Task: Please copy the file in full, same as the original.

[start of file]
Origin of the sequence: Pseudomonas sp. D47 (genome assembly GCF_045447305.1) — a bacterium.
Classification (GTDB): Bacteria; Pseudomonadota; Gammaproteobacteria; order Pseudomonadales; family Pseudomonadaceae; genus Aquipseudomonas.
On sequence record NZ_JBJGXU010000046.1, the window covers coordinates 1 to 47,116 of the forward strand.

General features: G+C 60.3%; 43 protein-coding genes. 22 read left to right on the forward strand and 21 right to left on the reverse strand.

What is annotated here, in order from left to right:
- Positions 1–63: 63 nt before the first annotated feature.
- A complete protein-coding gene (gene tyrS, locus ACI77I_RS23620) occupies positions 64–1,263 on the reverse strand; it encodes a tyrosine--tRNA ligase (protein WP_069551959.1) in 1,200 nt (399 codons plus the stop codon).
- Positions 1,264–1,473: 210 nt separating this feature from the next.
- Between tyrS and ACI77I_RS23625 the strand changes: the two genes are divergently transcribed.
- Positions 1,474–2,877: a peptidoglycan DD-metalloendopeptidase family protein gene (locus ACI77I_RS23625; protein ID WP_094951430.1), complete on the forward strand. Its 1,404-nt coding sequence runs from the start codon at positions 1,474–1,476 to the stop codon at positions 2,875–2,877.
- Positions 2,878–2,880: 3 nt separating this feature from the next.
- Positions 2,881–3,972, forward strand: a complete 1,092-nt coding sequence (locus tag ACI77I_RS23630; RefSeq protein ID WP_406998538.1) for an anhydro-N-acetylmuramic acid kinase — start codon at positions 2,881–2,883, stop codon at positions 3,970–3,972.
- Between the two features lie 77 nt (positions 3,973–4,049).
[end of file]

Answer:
Origin of the sequence: Pseudomonas sp. D47 (genome assembly GCF_045447305.1) — a bacterium.
Classification (GTDB): Bacteria; Pseudomonadota; Gammaproteobacteria; order Pseudomonadales; family Pseudomonadaceae; genus Aquipseudomonas.
On sequence record NZ_JBJGXU010000046.1, the window covers coordinates 1 to 47,116 of the forward strand.

General features: G+C 60.3%; 43 protein-coding genes. 22 read left to right on the forward strand and 21 right to left on the reverse strand.

What is annotated here, in order from left to right:
- Positions 1–63: 63 nt before the first annotated feature.
- A complete protein-coding gene (gene tyrS, locus ACI77I_RS23620) occupies positions 64–1,263 on the reverse strand; it encodes a tyrosine--tRNA ligase (protein WP_069551959.1) in 1,200 nt (399 codons plus the stop codon).
- Positions 1,264–1,473: 210 nt separating this feature from the next.
- Between tyrS and ACI77I_RS23625 the strand changes: the two genes are divergently transcribed.
- Positions 1,474–2,877: a peptidoglycan DD-metalloendopeptidase family protein gene (locus ACI77I_RS23625; protein ID WP_094951430.1), complete on the forward strand. Its 1,404-nt coding sequence runs from the start codon at positions 1,474–1,476 to the stop codon at positions 2,875–2,877.
- Positions 2,878–2,880: 3 nt separating this feature from the next.
- Positions 2,881–3,972, forward strand: a complete 1,092-nt coding sequence (locus tag ACI77I_RS23630; RefSeq protein ID WP_406998538.1) for an anhydro-N-acetylmuramic acid kinase — start codon at positions 2,881–2,883, stop codon at positions 3,970–3,972.
- Between the two features lie 77 nt (positions 3,973–4,049).